- Technology & Science
- Kenneth P. Dietrich School of Arts and Sciences
- Swanson School of Engineering
- University Honors College
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Twelve Pitt students have been awarded a competitive fellowship from the National Science Foundation’s (NSF) Graduate Research Fellowship Program that will support their graduate research.
This year’s awardees, a mix of Pitt graduate students and recent alums headed to other universities for their graduate degrees, include a Churchill Scholar and an award-winning entrepreneur, among other high-achieving STEM researchers.
“These awards reward students who have done amazing research and will do amazing research in the future,” said Lesha Greene, director of national scholarships in Pitt’s University Honors College.
The NSF program is open to senior undergraduates and first- and second-year graduate students who are pursuing careers in science, technology, engineering and mathematics research. Winners receive a $34,000 stipend for three years along with $12,000 to support tuition and fees for their universities.
“Knowing that there’s some funding to back me up — I’m feeling a ton of excitement and a bit relieved,” said awardee Asher Hancock (ENGR ’22), who’ll be heading to a PhD program after a year in Cambridge as a Churchill Scholar.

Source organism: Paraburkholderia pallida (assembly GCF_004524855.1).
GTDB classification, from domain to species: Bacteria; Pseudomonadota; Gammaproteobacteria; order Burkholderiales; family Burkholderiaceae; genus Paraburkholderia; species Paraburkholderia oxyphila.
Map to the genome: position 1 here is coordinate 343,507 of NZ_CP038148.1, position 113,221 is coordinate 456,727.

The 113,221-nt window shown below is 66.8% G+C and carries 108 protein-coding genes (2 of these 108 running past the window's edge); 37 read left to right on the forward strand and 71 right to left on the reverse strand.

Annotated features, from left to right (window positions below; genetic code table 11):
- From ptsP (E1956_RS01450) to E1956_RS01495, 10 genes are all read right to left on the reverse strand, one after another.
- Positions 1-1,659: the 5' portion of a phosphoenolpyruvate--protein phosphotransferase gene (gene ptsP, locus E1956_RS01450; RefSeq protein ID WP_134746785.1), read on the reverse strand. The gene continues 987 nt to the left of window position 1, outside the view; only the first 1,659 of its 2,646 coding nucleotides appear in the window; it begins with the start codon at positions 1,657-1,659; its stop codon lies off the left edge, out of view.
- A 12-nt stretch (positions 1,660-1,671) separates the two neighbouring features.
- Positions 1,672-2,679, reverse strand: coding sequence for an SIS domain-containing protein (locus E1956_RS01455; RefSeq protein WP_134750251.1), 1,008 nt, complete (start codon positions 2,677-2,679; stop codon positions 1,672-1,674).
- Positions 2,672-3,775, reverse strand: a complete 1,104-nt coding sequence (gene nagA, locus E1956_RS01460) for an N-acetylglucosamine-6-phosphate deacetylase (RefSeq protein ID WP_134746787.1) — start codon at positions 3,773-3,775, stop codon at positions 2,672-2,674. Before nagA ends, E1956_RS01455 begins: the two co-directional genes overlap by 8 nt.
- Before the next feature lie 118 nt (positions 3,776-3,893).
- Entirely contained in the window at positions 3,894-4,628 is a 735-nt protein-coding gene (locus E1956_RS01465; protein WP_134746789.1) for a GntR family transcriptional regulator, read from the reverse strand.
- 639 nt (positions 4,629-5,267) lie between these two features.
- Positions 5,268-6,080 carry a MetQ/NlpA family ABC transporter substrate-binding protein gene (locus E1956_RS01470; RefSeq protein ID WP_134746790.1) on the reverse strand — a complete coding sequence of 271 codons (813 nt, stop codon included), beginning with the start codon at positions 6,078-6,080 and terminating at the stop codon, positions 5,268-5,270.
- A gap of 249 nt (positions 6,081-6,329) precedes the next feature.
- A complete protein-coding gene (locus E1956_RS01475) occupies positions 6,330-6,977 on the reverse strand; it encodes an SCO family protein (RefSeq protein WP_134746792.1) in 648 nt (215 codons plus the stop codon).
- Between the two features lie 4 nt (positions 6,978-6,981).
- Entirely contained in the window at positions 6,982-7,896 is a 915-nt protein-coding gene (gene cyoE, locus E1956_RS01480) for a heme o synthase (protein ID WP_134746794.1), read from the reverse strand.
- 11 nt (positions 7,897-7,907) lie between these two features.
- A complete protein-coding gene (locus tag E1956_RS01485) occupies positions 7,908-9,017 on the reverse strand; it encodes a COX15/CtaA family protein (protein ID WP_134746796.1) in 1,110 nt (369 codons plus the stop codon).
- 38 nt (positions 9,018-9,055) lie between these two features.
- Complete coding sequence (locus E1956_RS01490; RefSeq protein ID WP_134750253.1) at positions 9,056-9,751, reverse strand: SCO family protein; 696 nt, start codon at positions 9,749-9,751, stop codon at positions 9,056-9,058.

The application process is a challenging one in any year, but Greene noted that this year’s winners have overcome even more barriers than usual.
“A lot of the research that they’ve done took place over a pandemic, and I think that makes this win even more rewarding,” she said. “Being able to not only continue their research but also focus on this application speaks to their drive and their willingness to succeed.”
University Honors College scholar-mentors Josh Cannon and David Fraser guided students through the application process, and they want even more Pitt students to take home the award next year. The two are running a summer-long workshop series that will take students step-by-step through the application process to ensure they have the most competitive application possible.
Here are this year’s winners:
Graduate student winners
Jazlyn Gallego, bioengineering
Boris Mesits, physics and astronomy
Amanda Pellegrino, bioengineering
Tessa Rhinehart, biological sciences
Brittany Rodriguez, bioengineering
Rebecca Segel, chemical and petroleum engineering
Barbaro Zulueta, chemical and petroleum engineering
Taylor Ayers, biological sciences (A&S ’19)
Eli Brock, electrical and computer engineering (ENGR ’22)
Asher Hancock, mechanical engineering (ENGR ’22)
Eric Jordahl, molecular biology and classics (A&S ’22)
Beatrice Milnes, biological sciences (A&S ’22)
— Patrick Monahan